|Budget: $27 million||Financed by: Gaumont; TeleFilm; OMDC|
|Domestic Gross: $17,010,170||Domestic Distributor: Dark Castle Entertainment (through Warner Bros)|
|Overseas Gross: $9,847,289||Director: Vincenzo Natali|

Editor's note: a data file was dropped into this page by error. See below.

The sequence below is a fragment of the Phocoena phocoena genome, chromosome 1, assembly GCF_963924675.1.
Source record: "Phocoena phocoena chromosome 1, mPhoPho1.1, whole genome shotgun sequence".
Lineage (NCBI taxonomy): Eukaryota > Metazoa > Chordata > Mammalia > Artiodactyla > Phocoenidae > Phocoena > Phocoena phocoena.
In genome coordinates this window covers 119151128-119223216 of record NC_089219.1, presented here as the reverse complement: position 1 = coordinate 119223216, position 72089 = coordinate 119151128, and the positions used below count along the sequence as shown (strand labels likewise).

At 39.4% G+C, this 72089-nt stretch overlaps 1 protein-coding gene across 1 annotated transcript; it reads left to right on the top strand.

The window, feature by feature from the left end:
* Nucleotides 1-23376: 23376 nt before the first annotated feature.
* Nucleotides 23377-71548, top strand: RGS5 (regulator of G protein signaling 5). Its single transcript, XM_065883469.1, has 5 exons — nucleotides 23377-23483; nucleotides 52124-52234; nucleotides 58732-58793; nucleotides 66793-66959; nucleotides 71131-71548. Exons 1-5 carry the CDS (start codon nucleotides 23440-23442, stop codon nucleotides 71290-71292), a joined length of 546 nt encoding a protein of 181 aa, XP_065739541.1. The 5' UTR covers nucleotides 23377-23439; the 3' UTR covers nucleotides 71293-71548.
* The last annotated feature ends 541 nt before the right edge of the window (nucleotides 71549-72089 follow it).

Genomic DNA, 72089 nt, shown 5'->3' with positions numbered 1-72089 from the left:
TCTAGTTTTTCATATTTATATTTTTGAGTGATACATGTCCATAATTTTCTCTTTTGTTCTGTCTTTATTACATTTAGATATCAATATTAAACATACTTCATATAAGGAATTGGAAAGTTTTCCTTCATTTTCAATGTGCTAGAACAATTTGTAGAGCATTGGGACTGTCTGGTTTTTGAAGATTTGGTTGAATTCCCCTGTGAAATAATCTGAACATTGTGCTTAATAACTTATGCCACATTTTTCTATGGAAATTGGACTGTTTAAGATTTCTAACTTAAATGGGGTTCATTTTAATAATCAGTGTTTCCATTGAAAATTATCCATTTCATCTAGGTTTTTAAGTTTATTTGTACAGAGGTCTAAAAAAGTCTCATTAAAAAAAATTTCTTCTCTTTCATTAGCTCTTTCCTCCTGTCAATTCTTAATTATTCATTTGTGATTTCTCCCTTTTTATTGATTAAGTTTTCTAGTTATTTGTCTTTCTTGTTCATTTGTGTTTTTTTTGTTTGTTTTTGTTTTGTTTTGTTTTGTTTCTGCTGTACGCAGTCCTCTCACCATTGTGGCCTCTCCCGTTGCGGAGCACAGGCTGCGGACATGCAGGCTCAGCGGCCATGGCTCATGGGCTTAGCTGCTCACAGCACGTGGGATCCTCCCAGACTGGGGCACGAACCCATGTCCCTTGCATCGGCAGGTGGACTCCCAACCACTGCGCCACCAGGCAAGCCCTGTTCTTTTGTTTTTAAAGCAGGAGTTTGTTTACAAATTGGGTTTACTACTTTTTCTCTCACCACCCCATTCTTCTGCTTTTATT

Splice was originally going to be set up at Fox Atomic, but instead of financing the film FOX’s legal department sent a cease and desist letter to the filmmakers claiming the creature was too close in design to the Na’vi designs in Avatar. Splice and the unchanged Dren creature moved to France’s Gaumont for financing at $27 million and received some capital from the Canadian TeleFilm and OMDC. Senator Entertainment signed on as distributor in the US, Germany and Spain, only to go bankrupt in their failed US distribution arm when they released the train wreck The Informers and put Splice back on the market. Splice premiered at Sundance, where Joel Silver’s Dark Castle Entertainment purchased the rights with a prints and advertising commitment of $35 million which would be the largest acquisition in the festival’s history. Dark Castle would distribute Splice in the US and use Warner Bros’ distribution arm for a fee. Splice performed poorly opening weekend at the US box office with $7,385,277 — placing #8 behind Shrek Forever After and two new openers, Get Him To The Greek and Killers. Despite good reviews for the creature feature, audiences gave the film a rare and hateful D cinemascore. Splice dropped 60.2% in its second frame to $2,942,492 and continued to post huge weekly declines and closed out its run with $17,010,170. Dark Castle would see back about $9.3 million after theaters take their percentage of the gross. Domestic video sales were a weak $8.2 million (less after resellers take their cut and manufacturing costs). Senator did release the film in Germany to only $1,046,697 and the film pulled in a terrible $9.8 million across multiple distributors overseas.